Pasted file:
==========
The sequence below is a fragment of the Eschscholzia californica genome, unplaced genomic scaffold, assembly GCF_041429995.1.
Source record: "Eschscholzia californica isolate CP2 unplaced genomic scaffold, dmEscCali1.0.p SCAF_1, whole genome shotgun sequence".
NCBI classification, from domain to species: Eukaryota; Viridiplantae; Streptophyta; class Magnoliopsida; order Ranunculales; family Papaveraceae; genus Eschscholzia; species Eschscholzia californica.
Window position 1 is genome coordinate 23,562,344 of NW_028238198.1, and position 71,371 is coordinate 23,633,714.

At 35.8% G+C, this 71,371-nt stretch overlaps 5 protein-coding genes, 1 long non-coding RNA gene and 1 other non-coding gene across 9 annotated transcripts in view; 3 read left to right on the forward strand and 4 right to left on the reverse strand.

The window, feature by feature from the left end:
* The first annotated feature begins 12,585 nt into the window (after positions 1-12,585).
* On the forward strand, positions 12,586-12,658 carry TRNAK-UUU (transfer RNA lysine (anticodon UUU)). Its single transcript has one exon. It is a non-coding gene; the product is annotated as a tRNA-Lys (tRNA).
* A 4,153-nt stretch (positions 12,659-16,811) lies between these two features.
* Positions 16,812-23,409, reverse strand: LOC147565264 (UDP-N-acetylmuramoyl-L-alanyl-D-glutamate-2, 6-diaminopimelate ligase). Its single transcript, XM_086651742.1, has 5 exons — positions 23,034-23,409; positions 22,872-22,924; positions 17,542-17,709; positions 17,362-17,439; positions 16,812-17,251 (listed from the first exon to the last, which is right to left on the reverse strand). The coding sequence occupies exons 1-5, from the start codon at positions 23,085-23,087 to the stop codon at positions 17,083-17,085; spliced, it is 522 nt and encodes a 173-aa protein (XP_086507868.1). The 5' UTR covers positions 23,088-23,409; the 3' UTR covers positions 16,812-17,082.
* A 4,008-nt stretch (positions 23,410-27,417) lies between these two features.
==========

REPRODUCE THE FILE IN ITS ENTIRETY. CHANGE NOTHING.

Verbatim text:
The sequence below is a fragment of the Eschscholzia californica genome, unplaced genomic scaffold, assembly GCF_041429995.1.
Source record: "Eschscholzia californica isolate CP2 unplaced genomic scaffold, dmEscCali1.0.p SCAF_1, whole genome shotgun sequence".
NCBI classification, from domain to species: Eukaryota; Viridiplantae; Streptophyta; class Magnoliopsida; order Ranunculales; family Papaveraceae; genus Eschscholzia; species Eschscholzia californica.
Window position 1 is genome coordinate 23,562,344 of NW_028238198.1, and position 71,371 is coordinate 23,633,714.

At 35.8% G+C, this 71,371-nt stretch overlaps 5 protein-coding genes, 1 long non-coding RNA gene and 1 other non-coding gene across 9 annotated transcripts in view; 3 read left to right on the forward strand and 4 right to left on the reverse strand.

The window, feature by feature from the left end:
* The first annotated feature begins 12,585 nt into the window (after positions 1-12,585).
* On the forward strand, positions 12,586-12,658 carry TRNAK-UUU (transfer RNA lysine (anticodon UUU)). Its single transcript has one exon. It is a non-coding gene; the product is annotated as a tRNA-Lys (tRNA).
* A 4,153-nt stretch (positions 12,659-16,811) lies between these two features.
* Positions 16,812-23,409, reverse strand: LOC147565264 (UDP-N-acetylmuramoyl-L-alanyl-D-glutamate-2, 6-diaminopimelate ligase). Its single transcript, XM_086651742.1, has 5 exons — positions 23,034-23,409; positions 22,872-22,924; positions 17,542-17,709; positions 17,362-17,439; positions 16,812-17,251 (listed from the first exon to the last, which is right to left on the reverse strand). The coding sequence occupies exons 1-5, from the start codon at positions 23,085-23,087 to the stop codon at positions 17,083-17,085; spliced, it is 522 nt and encodes a 173-aa protein (XP_086507868.1). The 5' UTR covers positions 23,088-23,409; the 3' UTR covers positions 16,812-17,082.
* A 4,008-nt stretch (positions 23,410-27,417) lies between these two features.